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Breaking News / Featured / GERS / Government / News / Top Stories / Virgin Islands / June 14, 2018

ST. THOMAS — The Government of the Virgin Islands told District Court Judge Curtis Gomez on Wednesday that it had been following a court order that demanded a plan to pay the Government Employees’ Retirement System (G.E.R.S.), revealing that the $31 million owed in March, stood at $8,146,218 as of Wednesday.

On March 21, both G.E.R.S. and the G.V.I. submitted their plans as to how the pension system should be paid the amounts owed — including employee and employer contributions, as well as loan payments that are supposed to be remitted to G.E.R.S.

The government’s plan sees the Mapp administration making one delinquent payment and one current payment every payday until July 19, 2018, at which point the government would become current with its employee, employer and loan deduction payments to G.E.R.S. The payments also include interest payments to the pension system.

According to Grace Fahie Lindo, director of payroll at the Department of Finance, payments to G.E.R.S. was ordered a priority by D.O.F. Commissioner Valdamier Collens following the March order by Judge Gomez. But while the judge was pleased with the payments made to the system, he was concerned that a commissioner could determine the priority level of paying the pension system — when the territory’s laws demand that those payments be made.

The government’s attorneys — including Carol Thomas-Jacobs and law firm Greenburg|Traurig — argued that the government wasn’t the sole cause of G.E.R.S.’s many problems. The attorneys pointed to what was described as the pension system’s poor management of assets as another reason for its troubles.

Judge Gomez requested the presence of someone who can speak on the territory’s liquidity issues, like Mr. Collens or the director of Treasury, at the next hearing, which has been set for July 13. Judge Gomez would also like to know whether any harm was done to government employees whose loan payments to G.E.R.S. were not remitted to the system by the government.

GERS By the Numbers


  • The pension system has 8,500 retirees and 9,300 active government employees, for a total of 17,800 members
  • From 2000 to early 2018, G.E.R.S.’s withdrawals to make benefit payments totaled $1.5 billion
  • Total assets remaining is $716 million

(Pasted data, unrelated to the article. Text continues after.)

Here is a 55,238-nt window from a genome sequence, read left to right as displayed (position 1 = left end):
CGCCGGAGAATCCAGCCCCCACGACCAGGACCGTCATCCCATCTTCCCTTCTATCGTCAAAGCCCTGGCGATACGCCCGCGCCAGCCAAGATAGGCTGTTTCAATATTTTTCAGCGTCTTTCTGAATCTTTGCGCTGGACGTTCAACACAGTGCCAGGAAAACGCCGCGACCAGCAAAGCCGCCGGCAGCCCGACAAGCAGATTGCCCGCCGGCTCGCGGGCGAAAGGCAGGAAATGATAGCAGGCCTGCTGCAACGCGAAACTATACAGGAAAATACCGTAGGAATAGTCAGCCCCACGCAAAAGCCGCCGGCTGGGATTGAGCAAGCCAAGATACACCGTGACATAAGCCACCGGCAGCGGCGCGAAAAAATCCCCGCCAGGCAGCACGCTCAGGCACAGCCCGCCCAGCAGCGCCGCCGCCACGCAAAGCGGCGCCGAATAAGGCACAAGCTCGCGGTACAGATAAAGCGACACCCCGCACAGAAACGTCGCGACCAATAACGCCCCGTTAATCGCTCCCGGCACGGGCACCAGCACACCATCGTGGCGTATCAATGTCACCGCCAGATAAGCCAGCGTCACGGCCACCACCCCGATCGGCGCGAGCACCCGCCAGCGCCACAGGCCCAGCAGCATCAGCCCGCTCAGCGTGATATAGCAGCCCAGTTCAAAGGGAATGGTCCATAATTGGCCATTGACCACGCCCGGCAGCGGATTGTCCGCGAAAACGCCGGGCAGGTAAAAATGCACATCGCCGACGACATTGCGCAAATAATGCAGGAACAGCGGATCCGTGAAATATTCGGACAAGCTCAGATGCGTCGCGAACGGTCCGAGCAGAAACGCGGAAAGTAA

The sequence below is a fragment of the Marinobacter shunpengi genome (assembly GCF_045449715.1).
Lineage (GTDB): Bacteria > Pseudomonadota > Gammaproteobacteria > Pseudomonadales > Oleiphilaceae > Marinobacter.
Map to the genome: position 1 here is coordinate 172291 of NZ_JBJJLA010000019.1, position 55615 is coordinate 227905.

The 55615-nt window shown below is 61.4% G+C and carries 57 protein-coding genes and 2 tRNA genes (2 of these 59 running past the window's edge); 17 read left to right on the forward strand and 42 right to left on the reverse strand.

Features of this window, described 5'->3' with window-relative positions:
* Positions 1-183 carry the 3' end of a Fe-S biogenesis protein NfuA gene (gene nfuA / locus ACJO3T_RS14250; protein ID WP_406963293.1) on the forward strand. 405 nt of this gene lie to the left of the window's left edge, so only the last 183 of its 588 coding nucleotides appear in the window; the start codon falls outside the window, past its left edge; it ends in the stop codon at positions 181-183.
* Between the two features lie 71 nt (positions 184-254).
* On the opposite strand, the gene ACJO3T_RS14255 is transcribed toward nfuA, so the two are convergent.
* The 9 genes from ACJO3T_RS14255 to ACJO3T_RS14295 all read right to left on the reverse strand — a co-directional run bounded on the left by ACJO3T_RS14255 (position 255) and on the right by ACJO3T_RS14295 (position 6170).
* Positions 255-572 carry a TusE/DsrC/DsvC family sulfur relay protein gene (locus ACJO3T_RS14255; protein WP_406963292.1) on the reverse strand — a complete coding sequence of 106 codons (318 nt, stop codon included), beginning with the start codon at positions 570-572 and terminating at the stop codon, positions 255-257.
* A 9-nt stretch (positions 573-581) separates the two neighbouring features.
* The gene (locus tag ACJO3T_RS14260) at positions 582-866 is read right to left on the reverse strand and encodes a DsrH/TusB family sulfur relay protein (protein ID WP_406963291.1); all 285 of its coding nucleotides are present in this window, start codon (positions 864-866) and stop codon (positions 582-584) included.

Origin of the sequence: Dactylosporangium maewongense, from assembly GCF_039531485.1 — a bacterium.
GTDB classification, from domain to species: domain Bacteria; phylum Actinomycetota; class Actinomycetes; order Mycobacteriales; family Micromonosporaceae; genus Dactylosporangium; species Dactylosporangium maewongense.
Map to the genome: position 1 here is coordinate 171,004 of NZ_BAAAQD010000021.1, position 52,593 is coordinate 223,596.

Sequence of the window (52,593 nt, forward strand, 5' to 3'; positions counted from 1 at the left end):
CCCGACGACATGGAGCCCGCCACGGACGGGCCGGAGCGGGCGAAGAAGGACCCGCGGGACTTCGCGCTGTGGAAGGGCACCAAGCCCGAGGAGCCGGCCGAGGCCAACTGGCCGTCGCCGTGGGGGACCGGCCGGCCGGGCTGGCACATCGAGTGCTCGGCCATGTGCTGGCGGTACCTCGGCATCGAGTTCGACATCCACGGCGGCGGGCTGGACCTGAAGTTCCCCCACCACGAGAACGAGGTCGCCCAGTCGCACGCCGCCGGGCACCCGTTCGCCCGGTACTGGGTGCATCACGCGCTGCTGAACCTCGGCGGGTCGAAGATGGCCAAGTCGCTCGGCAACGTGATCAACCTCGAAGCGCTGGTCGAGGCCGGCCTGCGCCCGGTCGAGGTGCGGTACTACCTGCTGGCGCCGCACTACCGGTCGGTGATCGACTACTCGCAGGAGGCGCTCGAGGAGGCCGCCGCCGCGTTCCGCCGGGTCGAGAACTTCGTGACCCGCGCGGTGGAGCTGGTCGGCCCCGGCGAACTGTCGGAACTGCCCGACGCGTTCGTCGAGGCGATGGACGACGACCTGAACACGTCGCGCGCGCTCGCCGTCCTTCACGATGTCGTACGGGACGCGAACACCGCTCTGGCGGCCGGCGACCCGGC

• Current annual payout to retirees is $250 million

G.E.R.S. said the missed payments over the years have hastened the pension system’s impending collapse. An assessment of the system, conducted in 2016, concluded that G.E.R.S. would run out of money by February 2023, but with the continued deterioration of funding — G.E.R.S. CEO and Administrator Austin Nibbs said the system is spending $138 million more than what it’s taking in — the 2023 projection now seems like an optimistic assessment, said Rocky Joyner of Segal Consulting, who is G.E.R.S.’s actuary.

During the March 14 hearing, Mr. Nibbs said he was not confident that the government would keep its promises, an uncertainty he said was based on passed promises. Nonetheless, Judge Gomez ordered the parties to either work together or separately to come up with a plan that would not only see the government coming current on its payments to the pension system, but crafting a plan of avoidance that would assure the situation does not reoccur.

At Wednesday’s hearing, the government proved that it has kept its promise so far, and plans on being clear of its arrears — and come current — by July 19.


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Ernice Gilbert
I wear many hats, I suppose, but the one which fits me best would be journalism, second to that would be radio personality, thirdly singer/songwriter and down the line. I've been the Editor-In-Chief at my videogames website, Gamesthirst, for over 5 years, writing over 7,000 articles and more than 2 million words. I'm also very passionate about where I live, the United States Virgin Islands, and I'm intent on making it a better place by being resourceful and keeping our leaders honest. VI Consortium was birthed out of said desire, hopefully my efforts bear fruit. Reach me at [email protected]




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